The villains pretty much epitomise what's wrong with this film. It's not a "Batman" film. It's a Batman-flavoured Tim Burton film. Part of the negotiations that took place to convince him to make the film involved giving him more creative control. The producers even suggested that the film be "A Tim Burton film as opposed to a Batman film". Fail.

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There are some things I do like about this film, though. Christopher Walken as Max Schreck is awesome in a cheesy way. He's basically playing generic-villain-played-by-Christopher-Walken and has his usual array of imitable lines. Pretty much any time he says "Power Plant!" is awesome and warrants an impression by someone watching the film. Probably my favourite line in the film is "Bruce Wayne...what are you doing dressed up like Batman?".

Danny Elfman's musical score is also top-notch in this film and he really does a great job of continuing the Batman themes he established in the first film. At times they're a little bit more overblown and cartoonish in this film, but they're never too over-the-top. I particularly love the opening credits, which is probably the most powerful opening credits to a Batman film (even if the camera is on the damn Penguin for the whole thing and not Batman!)

Also, on a superficial level, while Batman isn't given much to do in this film in the way of action, he still does some pretty damn cool things when he does show up (which isn't very often). It can be argued that this film portrays the "hyper-competent know-it-all" Batman the most. In his few short appearances, we see him jamming Penguin's speech with his superior DJ skills (don't ask, it's just cool), transform the Batmobile into a Bat-missile, blow a fat guy up (see above) and use the Batmobile's exhaust to set fire to an arsonist. Badass. The batcave and its various entrances are also explored in greater detail and I always get a kick out of watching Batman use an ancient Samurai casket as an emergency hatch into the batcave. That shit is real.

Also, there are a bunch of really definitive shots of Batman like this one:

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So, even though I consider this to be the second-to-worst Batman film, I should stress that Batman at least looks cool in it. Which is something that cannot be said about the worst Batman film which came five years later:

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So in conclusion, I'm not a fan. I guess I understand why people are, especially Tim Burton fans; but my allegiance is to the Dark Knight first and wacky filmmakers a very distant fifth. I'd never go as far as to say that I "hate" the film, but it really is a chore to watch, compared to the first and third of the original Batman movie series.

Tuesday, June 8, 2010

5 Comic Book Movies I Like (that nobody else does)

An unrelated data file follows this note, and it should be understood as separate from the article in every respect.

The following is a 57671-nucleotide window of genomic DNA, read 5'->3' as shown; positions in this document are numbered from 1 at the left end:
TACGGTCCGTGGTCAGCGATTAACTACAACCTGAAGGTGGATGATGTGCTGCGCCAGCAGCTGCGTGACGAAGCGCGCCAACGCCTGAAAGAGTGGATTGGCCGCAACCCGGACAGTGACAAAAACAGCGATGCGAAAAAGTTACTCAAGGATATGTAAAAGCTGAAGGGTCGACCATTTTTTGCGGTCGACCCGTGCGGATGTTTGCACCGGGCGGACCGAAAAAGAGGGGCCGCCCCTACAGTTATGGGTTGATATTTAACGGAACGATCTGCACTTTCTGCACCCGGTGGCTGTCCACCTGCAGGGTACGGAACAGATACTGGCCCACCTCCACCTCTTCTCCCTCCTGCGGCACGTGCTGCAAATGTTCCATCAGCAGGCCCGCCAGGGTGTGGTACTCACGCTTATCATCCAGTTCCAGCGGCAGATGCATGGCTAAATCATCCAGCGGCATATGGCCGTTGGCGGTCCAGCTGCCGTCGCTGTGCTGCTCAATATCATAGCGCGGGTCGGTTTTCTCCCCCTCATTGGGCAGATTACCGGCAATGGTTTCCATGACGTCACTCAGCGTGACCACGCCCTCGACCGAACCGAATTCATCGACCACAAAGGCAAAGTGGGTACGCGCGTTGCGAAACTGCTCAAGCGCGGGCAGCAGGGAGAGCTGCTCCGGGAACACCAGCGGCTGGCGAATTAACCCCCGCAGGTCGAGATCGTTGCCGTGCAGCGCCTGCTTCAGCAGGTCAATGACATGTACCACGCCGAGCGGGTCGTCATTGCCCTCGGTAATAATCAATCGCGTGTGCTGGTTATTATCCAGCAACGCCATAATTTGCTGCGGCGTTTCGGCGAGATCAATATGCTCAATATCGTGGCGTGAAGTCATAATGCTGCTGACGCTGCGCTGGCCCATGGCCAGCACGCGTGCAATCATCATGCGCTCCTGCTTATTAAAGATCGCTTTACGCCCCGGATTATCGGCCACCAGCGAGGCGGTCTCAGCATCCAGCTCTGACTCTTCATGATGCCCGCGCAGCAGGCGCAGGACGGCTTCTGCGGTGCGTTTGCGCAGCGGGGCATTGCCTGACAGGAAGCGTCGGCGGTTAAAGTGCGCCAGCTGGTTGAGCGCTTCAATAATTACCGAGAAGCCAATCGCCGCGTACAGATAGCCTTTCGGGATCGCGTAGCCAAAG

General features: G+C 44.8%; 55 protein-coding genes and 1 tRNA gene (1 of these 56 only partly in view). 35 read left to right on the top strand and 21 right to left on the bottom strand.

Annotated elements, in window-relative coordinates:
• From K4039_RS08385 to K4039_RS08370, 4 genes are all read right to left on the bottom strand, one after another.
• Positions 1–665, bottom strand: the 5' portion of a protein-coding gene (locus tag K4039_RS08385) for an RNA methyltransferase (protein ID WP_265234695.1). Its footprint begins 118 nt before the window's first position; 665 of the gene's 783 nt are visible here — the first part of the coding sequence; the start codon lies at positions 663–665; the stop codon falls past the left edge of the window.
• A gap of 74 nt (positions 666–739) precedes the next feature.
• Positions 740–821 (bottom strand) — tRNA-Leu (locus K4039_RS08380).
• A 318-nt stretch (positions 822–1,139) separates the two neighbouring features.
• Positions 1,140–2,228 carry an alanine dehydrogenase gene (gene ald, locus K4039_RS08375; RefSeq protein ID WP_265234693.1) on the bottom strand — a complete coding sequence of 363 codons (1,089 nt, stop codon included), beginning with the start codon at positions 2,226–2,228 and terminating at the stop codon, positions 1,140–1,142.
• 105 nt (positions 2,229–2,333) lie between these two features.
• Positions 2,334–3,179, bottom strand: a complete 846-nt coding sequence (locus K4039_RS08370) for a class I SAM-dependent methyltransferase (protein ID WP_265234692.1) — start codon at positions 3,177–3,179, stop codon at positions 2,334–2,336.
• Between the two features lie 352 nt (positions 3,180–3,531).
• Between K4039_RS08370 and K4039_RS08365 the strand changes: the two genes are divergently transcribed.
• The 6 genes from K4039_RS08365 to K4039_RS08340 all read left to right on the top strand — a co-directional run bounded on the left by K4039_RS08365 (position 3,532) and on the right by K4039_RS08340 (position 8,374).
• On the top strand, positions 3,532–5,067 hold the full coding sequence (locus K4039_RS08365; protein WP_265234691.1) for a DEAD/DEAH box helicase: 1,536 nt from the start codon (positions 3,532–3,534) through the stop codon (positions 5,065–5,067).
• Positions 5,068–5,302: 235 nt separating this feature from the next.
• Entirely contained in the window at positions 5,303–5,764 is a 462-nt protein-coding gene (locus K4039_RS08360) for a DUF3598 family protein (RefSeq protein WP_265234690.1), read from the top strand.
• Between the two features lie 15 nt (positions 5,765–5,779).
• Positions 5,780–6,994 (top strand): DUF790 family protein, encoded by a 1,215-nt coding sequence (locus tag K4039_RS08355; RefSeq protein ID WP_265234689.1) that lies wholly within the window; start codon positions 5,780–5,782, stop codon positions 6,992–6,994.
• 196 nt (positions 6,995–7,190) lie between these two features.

Ah, comic book movies.

In the short space of thirty years, it has become one of the most talked-about and profitable cinematic genres, with both Oscar-Winning masterpieces and thundering shit-storms of awfulness owing to its formula. Sadly, the die-hard fans of these films are usually of the mind that there is no middle-ground. Comic-book movies are either the greatest or worst films ever made. What's even worse is that over time, people's opinions of films change as a result of superior or inferior sequels. This chart more or less defines how these movies are looked at.

Anyway, there are a number of these movies that I find to be unfairly ridiculed. They have a heart, soul and message in them that survives an otherwise misguided direction. On the other hand, there's a number of them that are absolutely fairly ridiculed, but like the kid who can't stop looking at the dead bird, there's something I still really like about them. I felt it necessary to discuss them a little bit and how I'm able to look past their flaws and enjoy them. Also, y'know, I just like making lists of junk.

So here we go.

5. Spider-Man 3

By the time ol' Petey's third film rolled around, I'll admit I was getting a little bit bored with this particular franchise. Having rewatched the first two films in the run up to this new one, I realised that they really were a bit too mopey. There were too many times when I just couldn't identify at all with Peter and got angry with him for not growing a pair (which he absolutely did in the comics, about thirty or forty years ago). After two films, Tobey Maguire's performance of Peter was still the same dreary, doughey-eyed skulk he was in the opening scene of the first movie. He hadn't made any of the character development his comic-book counterpart had made, from a timid, whiney weakling into a strong and confident man who would always look on the positive side of things, even if his life stank up the joint. 

I'm not arguing that Spider-Man 3 had some sort of supremely subtle, intelligent character development and that its critics are horribly wrong, but Peter did at least grow some balls, even if he also grew a greasy emo-fringe so black it would make Mr. T cry.

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The scene where he lays the smackdown on Harry Osborn after a whole film-and-a-half of Ozzy swearing revenge on Spider-Man for murdering his father (which Spidey didn't actually do) was very satisfying. Maguire really put into words the frustration I had with that whole sub-plot. While watching the second film, throughout, I kept thinking "Couldn't Spider-Man just sit down and tell Osborn that he didn't kill his father instead of tip-toeing around the whole thing? Even if he didn't believe him, it would at least be a better than just letting him continuously plot his revenge."

On the subject of Harry Osborn, it is the performance of James Franco as Peter's maddened best friend that absolutely saves this film. Franco is one of my favourite under-utilised actors and he steals a very busy show in this film. Check out this scene after Harry exacts his Shakespearean love-triangle-revenge-plot on Peter:



Bitches leave.